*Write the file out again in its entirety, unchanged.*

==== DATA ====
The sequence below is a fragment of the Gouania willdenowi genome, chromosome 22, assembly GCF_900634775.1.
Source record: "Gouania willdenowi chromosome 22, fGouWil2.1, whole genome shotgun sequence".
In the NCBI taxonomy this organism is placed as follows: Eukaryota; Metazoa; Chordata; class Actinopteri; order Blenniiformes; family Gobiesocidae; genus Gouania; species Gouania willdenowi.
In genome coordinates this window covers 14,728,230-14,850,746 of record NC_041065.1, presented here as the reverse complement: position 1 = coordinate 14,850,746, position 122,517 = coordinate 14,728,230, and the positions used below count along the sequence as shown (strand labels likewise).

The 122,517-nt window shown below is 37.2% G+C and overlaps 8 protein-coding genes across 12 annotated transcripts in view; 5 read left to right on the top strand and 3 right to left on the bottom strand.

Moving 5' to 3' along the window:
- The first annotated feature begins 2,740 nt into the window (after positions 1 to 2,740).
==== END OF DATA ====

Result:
The sequence below is a fragment of the Gouania willdenowi genome, chromosome 22, assembly GCF_900634775.1.
Source record: "Gouania willdenowi chromosome 22, fGouWil2.1, whole genome shotgun sequence".
In the NCBI taxonomy this organism is placed as follows: Eukaryota; Metazoa; Chordata; class Actinopteri; order Blenniiformes; family Gobiesocidae; genus Gouania; species Gouania willdenowi.
In genome coordinates this window covers 14,728,230-14,850,746 of record NC_041065.1, presented here as the reverse complement: position 1 = coordinate 14,850,746, position 122,517 = coordinate 14,728,230, and the positions used below count along the sequence as shown (strand labels likewise).

The 122,517-nt window shown below is 37.2% G+C and overlaps 8 protein-coding genes across 12 annotated transcripts in view; 5 read left to right on the top strand and 3 right to left on the bottom strand.

Moving 5' to 3' along the window:
- The first annotated feature begins 2,740 nt into the window (after positions 1 to 2,740).